Volume 91, Issue 54

Wednesday, December 3, 1997

Jack Frosh


Play it again Chuck! Dickens' A Christmas Carol endures as a holiday classic

Graphic by Janice Olynich

By Karena Walter
Gazette Staff

Like Santa Claus and garland, Charles Dickens' classic tale A Christmas Carol is part of the holiday tradition.

The story is about the ultimate miser Ebenezer Scrooge, who learns how to care about others when he is visited by ghosts.

But why is the story part of so many Christmas days past and present? "I think it goes back to the incredible popularity upon which it was initially received," says Bruce Lundgren, an English professor at Western. "Dickens almost single-handedly revived Christmas customs."

When the book was published in 1843, England was ruled by the Puritans who suppressed a lot of entertainment. "Dickens provided a focus of what Christmas really meant to people," Lundgren says.

David Parker, curator of the Dickens House Museum in London, England, said between 1801 and 1851 the population of the city had more than doubled and in 1843, when Dickens wrote the story, London was very much a town exploding with homelessness and crime. Dickens lived in the house in the 1830s for three years. There is usually an increased number of guests around Christmas time, partly because of increased tourism and partly because of the popularity of A Christmas Carol.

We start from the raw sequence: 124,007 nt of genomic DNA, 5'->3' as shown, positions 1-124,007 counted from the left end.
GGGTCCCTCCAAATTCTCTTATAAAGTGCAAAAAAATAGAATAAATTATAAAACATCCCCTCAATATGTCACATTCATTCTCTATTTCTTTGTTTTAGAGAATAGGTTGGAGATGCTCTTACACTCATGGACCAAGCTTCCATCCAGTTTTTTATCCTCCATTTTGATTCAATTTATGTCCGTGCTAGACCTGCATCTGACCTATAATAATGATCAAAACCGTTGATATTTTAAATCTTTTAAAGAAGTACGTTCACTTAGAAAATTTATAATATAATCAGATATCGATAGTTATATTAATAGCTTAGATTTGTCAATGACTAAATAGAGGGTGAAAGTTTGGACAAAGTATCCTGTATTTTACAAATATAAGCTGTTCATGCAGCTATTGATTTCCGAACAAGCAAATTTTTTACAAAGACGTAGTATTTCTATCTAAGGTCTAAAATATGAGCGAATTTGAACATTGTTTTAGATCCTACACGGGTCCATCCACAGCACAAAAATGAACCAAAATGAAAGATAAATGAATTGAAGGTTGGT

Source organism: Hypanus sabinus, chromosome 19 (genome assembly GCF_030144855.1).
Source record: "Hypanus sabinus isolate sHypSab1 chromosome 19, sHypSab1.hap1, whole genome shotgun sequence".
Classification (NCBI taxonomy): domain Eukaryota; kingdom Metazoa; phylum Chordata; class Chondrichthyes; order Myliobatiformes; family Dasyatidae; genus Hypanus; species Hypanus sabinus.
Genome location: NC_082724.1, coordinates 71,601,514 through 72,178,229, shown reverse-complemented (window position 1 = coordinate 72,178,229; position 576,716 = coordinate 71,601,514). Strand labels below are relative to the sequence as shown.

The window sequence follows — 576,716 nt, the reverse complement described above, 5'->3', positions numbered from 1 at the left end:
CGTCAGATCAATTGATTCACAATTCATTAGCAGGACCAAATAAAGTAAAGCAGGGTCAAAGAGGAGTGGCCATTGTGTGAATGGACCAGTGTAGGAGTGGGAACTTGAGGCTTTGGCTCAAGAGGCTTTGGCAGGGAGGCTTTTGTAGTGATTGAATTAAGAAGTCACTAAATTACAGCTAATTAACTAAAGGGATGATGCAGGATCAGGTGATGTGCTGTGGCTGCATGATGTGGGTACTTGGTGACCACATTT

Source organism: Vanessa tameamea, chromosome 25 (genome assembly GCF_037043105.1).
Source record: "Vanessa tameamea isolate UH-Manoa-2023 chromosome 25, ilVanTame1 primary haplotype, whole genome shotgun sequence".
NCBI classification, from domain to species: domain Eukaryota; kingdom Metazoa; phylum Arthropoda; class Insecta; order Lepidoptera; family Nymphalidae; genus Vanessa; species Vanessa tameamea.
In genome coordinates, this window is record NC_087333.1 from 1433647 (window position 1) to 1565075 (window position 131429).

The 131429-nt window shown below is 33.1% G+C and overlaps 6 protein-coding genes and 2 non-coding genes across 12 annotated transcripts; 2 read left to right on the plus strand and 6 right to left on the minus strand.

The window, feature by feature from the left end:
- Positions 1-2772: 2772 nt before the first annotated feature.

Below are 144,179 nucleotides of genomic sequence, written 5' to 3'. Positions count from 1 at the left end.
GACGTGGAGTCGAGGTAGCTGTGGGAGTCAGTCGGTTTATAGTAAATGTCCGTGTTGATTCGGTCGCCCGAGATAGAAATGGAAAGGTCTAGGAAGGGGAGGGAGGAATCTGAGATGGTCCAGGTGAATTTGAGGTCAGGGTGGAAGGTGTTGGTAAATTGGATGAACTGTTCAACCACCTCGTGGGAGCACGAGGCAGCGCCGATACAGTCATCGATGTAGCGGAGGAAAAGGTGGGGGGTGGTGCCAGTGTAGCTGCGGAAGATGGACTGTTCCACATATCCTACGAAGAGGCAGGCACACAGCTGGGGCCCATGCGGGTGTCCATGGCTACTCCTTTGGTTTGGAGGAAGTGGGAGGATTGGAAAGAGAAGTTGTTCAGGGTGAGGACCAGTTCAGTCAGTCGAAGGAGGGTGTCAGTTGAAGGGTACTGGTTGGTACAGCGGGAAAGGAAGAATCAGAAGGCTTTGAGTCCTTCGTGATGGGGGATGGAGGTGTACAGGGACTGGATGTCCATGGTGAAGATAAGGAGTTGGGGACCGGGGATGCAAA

Dickens had a tradition of publishing a short Christmas story every year but it was A Christmas Carol that captured the imagination, Lundgren says. Dickens was incredibly enthused about the project itself and designed the story as a special edition, choosing the pictures, artists and the engravings. He was a celebrated author by then and knew it would have a profound affect on the public, Lundgren says.

He added the book captured the dark side of Christmas time – when want and poverty is emphasized by the happiness of others.

Scrooge goes through a transformation from selfishness to selflessness through his dreams. "That transformation became a potential transformation for everyone," Lundgren says.

Toronto Sun film critic Liz Braun says the story has the appeal to a mass audience because, "it is a moral rags to riches story." As a critic she says there are many elements that make the book such a perfect one to adapt for the screen, such as the survival of Tiny Tim.

Lundgren says there is a series of memorable elements from the tale Dickens presents, like the happiness of Christmas dinner and the dark sinister nature of the ghost of Christmas as it should be.

Parker said there is one main reason the book has received such tremendous press. "It was very good."

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Copyright The Gazette 1997